Blue Line


January 9, 2013  By Robert Lunney

by Robert Lunney

The global financial collapse of 2008 foreshadows major, possibly even revolutionary change, affecting the future of government in developed countries. By reason of our close economic integration with major partner countries and global events, Canada will be no exception. Most economic experts are predicting slower growth, guaranteeing that control over public spending will be a pre-occupation at every level.

Police services will be no exception and in all likelihood a primary target for cost reduction, given the considerable influence of policing costs on local, provincial and federal budgets. As a consequence, the quest for efficiency and economy of operation will challenge the imagination and skill of police managers well past the end of the current decade.

Transformative change is in our future, with implications for consolidation of agencies, modified operational strategies, potentially fixed or lower staffing levels and challenges to traditional pay and benefit structures. There will be a fresh approach to tiered policing and collaboration with private security.


Regionalization and consolidation for goals of efficiency and economy is a rational solution if the economic benefits are established in advance and the service standards and criteria for measuring success are included in contracts with local communities. While cost control is the objective, experience has taught that relationships with the public often suffer when a larger regional or provincial service takes over from a smaller local service.

The frequent criticism, or scare bear, is that the larger service is impersonal and insensitive to local priorities. Operational effectiveness is impaired when people feel estranged from their police. A successful transition that includes protection of local relationships places responsibility on regional and provincial police to develop policies and practices guaranteeing direct and close engagement with all elements of the community, inclusive of local councils, neighbourhood groups and individuals.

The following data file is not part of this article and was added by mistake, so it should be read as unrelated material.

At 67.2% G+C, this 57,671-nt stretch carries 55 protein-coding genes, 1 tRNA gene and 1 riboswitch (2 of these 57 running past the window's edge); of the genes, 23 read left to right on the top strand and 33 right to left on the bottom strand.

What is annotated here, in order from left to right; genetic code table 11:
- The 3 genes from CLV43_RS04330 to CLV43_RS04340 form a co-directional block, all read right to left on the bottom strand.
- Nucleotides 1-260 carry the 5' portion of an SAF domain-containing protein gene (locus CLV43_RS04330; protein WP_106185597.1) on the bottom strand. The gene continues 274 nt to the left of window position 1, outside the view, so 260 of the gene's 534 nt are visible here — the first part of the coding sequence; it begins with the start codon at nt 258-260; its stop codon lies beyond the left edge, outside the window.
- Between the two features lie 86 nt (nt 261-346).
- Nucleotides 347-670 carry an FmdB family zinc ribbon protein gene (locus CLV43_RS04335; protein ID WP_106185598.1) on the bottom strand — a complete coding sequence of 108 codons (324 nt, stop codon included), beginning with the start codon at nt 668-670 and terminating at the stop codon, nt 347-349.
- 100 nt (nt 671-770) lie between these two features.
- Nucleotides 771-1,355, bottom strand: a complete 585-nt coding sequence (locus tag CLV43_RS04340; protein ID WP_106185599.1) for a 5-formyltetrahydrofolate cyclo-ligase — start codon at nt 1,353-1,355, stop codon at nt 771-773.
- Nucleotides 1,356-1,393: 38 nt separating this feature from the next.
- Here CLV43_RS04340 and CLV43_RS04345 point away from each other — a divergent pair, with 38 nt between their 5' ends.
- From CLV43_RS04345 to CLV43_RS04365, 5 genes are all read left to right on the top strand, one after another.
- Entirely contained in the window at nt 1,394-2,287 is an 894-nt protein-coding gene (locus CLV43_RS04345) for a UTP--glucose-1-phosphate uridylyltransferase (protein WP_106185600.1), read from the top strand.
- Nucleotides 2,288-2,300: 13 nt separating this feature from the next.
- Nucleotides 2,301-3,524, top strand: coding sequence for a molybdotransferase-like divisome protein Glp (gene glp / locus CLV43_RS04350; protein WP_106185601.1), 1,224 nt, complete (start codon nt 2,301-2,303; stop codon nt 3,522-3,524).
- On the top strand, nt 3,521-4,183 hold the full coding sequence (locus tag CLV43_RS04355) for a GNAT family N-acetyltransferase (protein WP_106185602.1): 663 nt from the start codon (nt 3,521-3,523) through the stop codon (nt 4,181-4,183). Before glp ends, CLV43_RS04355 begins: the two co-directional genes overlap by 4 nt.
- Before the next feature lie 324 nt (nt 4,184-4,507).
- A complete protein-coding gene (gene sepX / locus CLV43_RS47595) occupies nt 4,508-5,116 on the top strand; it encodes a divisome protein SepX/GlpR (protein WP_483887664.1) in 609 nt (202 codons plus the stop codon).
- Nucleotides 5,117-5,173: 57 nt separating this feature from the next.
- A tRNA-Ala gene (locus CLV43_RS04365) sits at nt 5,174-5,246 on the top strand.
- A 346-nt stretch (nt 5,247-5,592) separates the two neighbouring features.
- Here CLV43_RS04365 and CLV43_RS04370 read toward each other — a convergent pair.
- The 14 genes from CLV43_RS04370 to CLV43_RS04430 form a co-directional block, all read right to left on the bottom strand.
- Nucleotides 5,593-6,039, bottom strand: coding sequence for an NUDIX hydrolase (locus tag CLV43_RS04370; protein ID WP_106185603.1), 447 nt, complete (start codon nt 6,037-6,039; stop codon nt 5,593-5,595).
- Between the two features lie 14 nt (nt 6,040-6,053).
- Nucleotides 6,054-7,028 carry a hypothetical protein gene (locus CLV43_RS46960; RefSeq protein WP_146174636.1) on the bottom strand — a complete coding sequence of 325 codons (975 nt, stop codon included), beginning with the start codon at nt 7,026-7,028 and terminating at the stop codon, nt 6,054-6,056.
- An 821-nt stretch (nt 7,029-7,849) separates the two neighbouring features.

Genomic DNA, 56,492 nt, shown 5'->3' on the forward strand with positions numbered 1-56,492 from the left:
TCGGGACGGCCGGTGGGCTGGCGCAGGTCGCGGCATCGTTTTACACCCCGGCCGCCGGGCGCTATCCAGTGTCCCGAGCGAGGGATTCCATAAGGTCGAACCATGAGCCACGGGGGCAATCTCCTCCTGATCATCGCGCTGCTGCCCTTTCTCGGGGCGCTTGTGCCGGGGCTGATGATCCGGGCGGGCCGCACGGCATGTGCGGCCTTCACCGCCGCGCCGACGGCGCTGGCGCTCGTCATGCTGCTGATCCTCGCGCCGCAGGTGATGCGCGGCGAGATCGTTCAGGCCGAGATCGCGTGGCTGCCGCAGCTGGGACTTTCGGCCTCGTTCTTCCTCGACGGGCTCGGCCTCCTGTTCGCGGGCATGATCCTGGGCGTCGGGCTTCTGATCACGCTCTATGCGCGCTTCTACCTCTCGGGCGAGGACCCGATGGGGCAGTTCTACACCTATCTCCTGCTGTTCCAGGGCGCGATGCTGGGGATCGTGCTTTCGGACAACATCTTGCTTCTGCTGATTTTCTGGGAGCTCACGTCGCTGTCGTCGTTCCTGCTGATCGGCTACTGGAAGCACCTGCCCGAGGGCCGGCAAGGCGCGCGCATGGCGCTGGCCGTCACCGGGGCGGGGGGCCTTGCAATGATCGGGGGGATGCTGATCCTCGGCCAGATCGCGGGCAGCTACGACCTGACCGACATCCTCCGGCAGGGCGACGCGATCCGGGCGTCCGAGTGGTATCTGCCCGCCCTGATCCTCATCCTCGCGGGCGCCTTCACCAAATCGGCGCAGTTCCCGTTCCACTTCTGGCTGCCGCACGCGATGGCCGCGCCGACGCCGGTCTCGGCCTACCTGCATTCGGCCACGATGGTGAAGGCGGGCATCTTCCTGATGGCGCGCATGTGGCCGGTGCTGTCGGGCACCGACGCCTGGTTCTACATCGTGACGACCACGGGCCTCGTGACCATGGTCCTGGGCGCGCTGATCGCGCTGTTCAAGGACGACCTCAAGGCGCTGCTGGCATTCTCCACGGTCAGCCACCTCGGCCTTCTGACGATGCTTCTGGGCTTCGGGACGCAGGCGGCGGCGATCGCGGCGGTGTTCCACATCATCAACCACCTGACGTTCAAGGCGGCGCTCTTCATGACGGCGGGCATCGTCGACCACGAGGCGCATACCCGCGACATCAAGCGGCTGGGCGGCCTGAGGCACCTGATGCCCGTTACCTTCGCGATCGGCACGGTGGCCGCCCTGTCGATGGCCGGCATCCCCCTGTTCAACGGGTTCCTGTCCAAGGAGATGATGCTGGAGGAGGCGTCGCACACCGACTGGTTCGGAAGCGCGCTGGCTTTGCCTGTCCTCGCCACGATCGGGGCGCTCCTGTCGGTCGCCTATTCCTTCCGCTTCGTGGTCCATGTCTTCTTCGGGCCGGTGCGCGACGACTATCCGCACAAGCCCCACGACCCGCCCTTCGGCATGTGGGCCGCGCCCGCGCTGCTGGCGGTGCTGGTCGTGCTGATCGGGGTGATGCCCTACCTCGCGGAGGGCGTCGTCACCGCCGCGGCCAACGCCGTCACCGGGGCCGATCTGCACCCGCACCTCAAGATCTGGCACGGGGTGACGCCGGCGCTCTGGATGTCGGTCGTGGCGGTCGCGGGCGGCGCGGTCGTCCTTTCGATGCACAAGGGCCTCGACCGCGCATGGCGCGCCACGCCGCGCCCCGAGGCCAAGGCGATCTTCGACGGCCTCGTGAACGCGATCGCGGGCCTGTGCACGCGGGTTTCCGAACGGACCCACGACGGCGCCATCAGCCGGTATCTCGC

The objective is to provide boutique policing within a corporate structure, as opposed to the one-size-fits-all model bound by rigid institutional policy.

{Devolved organizations}

A devolved organization accentuates delegation of authority to local commanders, authorizing them to tailor decisions and practices to community needs. The devolved model encourages innovation, promotes trust and confidence, builds staff morale and contributes to a culture of performance and client oriented outcomes. Effective management of a devolved organization requires a strong corporate philosophy with policies which inform managers without being unduly restrictive. To be effective, it must include delegated authority over specified elements of finance and human resources.

The corporate human resources policy should be adapted to ensure minimum periods of tenure for officers posted to local communities, offsetting the complaint that they do not remain on post long enough to become familiar with the locality and its residents.

There are circumstances where a financial incentive to encourage officers to live within their jurisdictions is a reasonable investment, a cost offset by predictably higher productivity. Residence in the community policed ensures that officers are seen as stake-holders and encourages their participation in local activities, building social capital for the service.

{Commitment is imperative}

A devolved organization model is not simple to construct and initially there is bound to be some trial and error. A determination not to be discouraged by early setbacks but to learn from each experience and persevere is imperative to success.

Too often, a service that embarks on the path to devolutionary reform loses its resolve in the early going when some local commander’s decision falls short of its intended goal, or when the headquarters bureaucracy conspires to stifle local initiative on the pretext of protecting corporate interests.

Resistance to change and defense of organizational turf must be anticipated and overcome.

There are many compelling reasons to persevere. The strict command and control management system inherited from the professional model of policing has timed out. Rigid top down command and control is neither productive nor practical in the collaborative arena of the information age, when new entrants bring with them an educational experience that encourages openness, collaboration and innovation. Viewed from a strategic perspective, agency consolidation combined with a philosophy of devolved authority is a win-win proposition – scaling-up externally (consolidation) for economic savings, while scaling- down internally (devolution) for operational effectiveness.

If consolidation is a scare bear to smaller communities, then devolution is a formula for taming the bear.

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